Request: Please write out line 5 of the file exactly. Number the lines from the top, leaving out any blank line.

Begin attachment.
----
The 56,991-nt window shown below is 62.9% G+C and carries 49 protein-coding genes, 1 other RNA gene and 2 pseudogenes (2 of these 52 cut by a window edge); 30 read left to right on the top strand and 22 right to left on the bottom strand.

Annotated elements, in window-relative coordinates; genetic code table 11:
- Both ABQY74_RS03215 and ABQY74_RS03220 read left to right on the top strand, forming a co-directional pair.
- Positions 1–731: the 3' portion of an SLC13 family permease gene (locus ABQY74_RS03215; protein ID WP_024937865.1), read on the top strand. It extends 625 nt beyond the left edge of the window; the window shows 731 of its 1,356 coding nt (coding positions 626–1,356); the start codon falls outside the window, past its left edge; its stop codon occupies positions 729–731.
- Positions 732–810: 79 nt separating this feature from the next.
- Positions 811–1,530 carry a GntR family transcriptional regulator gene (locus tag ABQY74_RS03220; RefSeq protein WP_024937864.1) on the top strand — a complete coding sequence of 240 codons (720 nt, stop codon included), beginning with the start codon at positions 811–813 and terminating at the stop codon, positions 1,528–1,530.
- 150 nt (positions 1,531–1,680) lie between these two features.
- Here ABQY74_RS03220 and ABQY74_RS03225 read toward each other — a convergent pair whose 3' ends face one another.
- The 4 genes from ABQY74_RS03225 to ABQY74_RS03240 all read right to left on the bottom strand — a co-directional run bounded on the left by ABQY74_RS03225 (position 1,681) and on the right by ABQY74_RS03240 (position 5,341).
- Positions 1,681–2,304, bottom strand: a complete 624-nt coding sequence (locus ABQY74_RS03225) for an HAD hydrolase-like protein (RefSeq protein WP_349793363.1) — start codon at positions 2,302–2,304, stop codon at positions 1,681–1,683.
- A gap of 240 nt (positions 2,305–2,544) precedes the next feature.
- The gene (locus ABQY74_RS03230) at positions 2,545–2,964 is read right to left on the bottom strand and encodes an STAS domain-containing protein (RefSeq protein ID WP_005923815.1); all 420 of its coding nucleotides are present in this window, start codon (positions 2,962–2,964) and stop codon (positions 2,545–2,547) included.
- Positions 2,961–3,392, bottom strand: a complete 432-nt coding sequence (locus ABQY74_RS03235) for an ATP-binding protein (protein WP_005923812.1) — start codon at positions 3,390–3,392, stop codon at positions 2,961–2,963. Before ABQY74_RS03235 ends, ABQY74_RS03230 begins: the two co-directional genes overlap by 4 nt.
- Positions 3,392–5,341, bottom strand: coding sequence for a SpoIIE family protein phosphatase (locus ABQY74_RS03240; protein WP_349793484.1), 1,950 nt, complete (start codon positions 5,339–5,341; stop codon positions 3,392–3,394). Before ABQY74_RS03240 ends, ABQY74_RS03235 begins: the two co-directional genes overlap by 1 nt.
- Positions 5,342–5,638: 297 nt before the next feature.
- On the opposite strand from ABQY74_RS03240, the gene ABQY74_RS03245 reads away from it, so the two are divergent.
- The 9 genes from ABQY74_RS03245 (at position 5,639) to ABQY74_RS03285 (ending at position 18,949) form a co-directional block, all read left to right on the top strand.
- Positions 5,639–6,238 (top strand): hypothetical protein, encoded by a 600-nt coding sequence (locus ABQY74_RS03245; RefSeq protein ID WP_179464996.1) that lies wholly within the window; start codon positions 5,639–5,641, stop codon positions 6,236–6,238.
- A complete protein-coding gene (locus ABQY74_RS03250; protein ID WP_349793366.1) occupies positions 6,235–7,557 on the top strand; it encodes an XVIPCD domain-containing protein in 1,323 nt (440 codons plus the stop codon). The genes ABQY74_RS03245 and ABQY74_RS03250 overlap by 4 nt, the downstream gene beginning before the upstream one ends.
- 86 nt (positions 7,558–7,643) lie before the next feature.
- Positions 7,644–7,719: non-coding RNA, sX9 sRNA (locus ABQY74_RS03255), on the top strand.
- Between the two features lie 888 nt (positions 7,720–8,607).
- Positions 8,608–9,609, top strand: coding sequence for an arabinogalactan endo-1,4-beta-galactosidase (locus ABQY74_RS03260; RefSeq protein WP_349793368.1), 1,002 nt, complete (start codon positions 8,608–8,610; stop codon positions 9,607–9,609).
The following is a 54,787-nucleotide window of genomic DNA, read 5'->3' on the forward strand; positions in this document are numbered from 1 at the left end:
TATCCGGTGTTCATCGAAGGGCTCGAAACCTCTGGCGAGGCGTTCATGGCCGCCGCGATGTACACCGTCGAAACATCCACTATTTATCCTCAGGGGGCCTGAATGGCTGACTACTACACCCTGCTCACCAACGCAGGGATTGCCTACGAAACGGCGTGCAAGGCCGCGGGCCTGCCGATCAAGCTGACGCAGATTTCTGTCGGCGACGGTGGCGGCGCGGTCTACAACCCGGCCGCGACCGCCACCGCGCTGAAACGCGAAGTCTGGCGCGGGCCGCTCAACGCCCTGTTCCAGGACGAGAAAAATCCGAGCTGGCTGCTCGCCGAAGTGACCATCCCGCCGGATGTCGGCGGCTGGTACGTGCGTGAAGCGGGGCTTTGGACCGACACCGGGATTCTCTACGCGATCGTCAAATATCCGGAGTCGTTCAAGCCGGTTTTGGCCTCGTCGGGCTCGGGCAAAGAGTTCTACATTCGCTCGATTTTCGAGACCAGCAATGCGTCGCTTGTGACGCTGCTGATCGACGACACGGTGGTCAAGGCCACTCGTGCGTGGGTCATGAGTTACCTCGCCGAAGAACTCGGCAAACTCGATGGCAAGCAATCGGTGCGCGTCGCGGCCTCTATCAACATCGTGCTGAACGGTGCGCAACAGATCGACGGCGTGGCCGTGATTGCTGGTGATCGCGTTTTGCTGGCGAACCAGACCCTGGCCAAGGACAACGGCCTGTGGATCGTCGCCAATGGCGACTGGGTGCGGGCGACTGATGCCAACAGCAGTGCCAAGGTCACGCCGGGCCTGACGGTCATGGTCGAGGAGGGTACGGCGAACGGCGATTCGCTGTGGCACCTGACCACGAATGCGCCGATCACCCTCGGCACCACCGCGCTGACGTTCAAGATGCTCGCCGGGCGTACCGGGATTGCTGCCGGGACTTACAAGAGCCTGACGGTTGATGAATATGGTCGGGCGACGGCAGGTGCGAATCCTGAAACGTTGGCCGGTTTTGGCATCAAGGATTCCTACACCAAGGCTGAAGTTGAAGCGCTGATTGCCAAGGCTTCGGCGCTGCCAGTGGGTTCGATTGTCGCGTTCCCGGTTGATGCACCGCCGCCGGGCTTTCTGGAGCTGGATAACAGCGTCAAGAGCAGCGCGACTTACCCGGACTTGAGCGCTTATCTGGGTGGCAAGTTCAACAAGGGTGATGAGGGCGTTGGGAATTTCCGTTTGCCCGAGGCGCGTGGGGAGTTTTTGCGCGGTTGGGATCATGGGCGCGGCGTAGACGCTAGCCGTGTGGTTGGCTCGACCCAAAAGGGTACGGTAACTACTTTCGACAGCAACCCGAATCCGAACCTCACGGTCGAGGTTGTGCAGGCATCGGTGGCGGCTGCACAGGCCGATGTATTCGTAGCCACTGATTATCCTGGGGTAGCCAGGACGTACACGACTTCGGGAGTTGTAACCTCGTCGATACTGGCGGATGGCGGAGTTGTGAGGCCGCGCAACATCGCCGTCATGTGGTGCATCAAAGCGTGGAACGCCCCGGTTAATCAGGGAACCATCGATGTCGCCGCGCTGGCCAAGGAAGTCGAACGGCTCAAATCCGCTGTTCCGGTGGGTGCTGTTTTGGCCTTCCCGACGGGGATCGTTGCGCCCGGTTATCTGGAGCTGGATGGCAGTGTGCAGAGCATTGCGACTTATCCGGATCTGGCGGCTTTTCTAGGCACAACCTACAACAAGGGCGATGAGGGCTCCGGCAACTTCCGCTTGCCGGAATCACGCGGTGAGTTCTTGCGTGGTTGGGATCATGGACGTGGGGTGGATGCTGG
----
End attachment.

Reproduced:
- Positions 732–810: 79 nt separating this feature from the next.